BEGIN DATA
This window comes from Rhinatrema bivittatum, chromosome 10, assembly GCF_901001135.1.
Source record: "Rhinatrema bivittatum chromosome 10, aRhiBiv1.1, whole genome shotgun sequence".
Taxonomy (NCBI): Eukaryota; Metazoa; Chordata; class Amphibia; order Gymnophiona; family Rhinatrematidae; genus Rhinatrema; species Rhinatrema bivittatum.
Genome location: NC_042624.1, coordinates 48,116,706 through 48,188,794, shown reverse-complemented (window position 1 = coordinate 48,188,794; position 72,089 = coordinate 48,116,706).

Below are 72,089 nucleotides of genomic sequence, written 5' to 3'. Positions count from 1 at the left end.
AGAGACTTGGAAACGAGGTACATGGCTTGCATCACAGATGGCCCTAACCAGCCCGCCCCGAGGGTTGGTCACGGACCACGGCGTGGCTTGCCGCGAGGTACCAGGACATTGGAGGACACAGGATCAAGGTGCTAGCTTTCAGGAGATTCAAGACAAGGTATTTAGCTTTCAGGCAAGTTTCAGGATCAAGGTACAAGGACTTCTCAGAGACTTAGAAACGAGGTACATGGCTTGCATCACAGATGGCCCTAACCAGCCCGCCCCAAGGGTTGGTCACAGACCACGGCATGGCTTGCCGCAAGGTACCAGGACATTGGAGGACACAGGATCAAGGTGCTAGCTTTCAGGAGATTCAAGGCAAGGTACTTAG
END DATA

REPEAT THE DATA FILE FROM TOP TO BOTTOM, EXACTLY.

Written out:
This window comes from Rhinatrema bivittatum, chromosome 10, assembly GCF_901001135.1.
Source record: "Rhinatrema bivittatum chromosome 10, aRhiBiv1.1, whole genome shotgun sequence".
Taxonomy (NCBI): Eukaryota; Metazoa; Chordata; class Amphibia; order Gymnophiona; family Rhinatrematidae; genus Rhinatrema; species Rhinatrema bivittatum.
Genome location: NC_042624.1, coordinates 48,116,706 through 48,188,794, shown reverse-complemented (window position 1 = coordinate 48,188,794; position 72,089 = coordinate 48,116,706).

Below are 72,089 nucleotides of genomic sequence, written 5' to 3'. Positions count from 1 at the left end.
AGAGACTTGGAAACGAGGTACATGGCTTGCATCACAGATGGCCCTAACCAGCCCGCCCCGAGGGTTGGTCACGGACCACGGCGTGGCTTGCCGCGAGGTACCAGGACATTGGAGGACACAGGATCAAGGTGCTAGCTTTCAGGAGATTCAAGACAAGGTATTTAGCTTTCAGGCAAGTTTCAGGATCAAGGTACAAGGACTTCTCAGAGACTTAGAAACGAGGTACATGGCTTGCATCACAGATGGCCCTAACCAGCCCGCCCCAAGGGTTGGTCACAGACCACGGCATGGCTTGCCGCAAGGTACCAGGACATTGGAGGACACAGGATCAAGGTGCTAGCTTTCAGGAGATTCAAGGCAAGGTACTTAG